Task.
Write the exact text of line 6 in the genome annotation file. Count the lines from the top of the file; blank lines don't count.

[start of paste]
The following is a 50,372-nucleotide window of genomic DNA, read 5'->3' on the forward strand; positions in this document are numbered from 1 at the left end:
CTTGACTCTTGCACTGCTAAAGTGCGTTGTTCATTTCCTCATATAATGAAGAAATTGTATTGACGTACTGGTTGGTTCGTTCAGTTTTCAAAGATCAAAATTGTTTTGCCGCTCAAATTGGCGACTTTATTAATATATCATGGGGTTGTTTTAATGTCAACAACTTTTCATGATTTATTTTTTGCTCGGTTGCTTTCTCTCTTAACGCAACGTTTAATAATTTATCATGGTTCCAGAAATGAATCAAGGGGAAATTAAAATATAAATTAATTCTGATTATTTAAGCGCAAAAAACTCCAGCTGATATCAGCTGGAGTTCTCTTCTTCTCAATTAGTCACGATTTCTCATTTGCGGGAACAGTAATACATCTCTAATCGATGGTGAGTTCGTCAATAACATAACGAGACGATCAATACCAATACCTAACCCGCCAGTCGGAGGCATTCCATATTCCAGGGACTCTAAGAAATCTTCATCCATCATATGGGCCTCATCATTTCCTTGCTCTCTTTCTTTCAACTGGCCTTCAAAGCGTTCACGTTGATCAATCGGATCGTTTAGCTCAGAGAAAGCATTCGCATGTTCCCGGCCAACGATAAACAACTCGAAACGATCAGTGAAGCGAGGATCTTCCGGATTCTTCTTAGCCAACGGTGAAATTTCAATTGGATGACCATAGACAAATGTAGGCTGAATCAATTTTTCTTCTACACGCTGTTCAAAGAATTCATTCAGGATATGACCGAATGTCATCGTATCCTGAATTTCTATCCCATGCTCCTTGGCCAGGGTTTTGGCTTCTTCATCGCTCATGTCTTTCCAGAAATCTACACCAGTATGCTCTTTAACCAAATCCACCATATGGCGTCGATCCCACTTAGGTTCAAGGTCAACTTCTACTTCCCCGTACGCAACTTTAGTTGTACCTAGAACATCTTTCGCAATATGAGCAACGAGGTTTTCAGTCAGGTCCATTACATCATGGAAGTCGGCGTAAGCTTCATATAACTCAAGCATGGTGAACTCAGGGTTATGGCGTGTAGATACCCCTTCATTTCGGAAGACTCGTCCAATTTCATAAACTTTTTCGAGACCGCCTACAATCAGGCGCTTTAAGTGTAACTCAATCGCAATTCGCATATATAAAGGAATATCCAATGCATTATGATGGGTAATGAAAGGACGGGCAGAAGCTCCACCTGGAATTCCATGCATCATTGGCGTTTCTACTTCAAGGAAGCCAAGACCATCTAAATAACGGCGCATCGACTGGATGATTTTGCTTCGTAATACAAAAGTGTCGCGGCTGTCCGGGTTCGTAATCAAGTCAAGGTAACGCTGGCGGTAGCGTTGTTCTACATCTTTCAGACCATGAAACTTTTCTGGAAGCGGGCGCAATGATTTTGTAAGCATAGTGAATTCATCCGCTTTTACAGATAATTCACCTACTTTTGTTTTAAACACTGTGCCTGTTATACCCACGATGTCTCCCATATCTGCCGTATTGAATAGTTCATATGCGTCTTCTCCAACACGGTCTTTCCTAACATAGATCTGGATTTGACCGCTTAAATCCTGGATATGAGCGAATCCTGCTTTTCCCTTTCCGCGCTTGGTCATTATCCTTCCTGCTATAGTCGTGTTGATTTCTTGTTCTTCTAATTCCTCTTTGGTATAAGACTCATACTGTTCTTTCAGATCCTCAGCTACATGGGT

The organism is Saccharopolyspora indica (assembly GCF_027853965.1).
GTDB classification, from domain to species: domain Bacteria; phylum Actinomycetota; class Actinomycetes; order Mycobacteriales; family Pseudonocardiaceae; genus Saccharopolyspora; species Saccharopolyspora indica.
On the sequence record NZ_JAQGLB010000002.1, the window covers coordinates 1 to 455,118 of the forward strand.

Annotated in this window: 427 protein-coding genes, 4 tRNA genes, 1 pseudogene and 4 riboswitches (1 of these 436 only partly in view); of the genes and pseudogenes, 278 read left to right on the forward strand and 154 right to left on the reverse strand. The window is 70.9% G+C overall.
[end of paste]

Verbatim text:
Annotated in this window: 427 protein-coding genes, 4 tRNA genes, 1 pseudogene and 4 riboswitches (1 of these 436 only partly in view); of the genes and pseudogenes, 278 read left to right on the forward strand and 154 right to left on the reverse strand. The window is 70.9% G+C overall.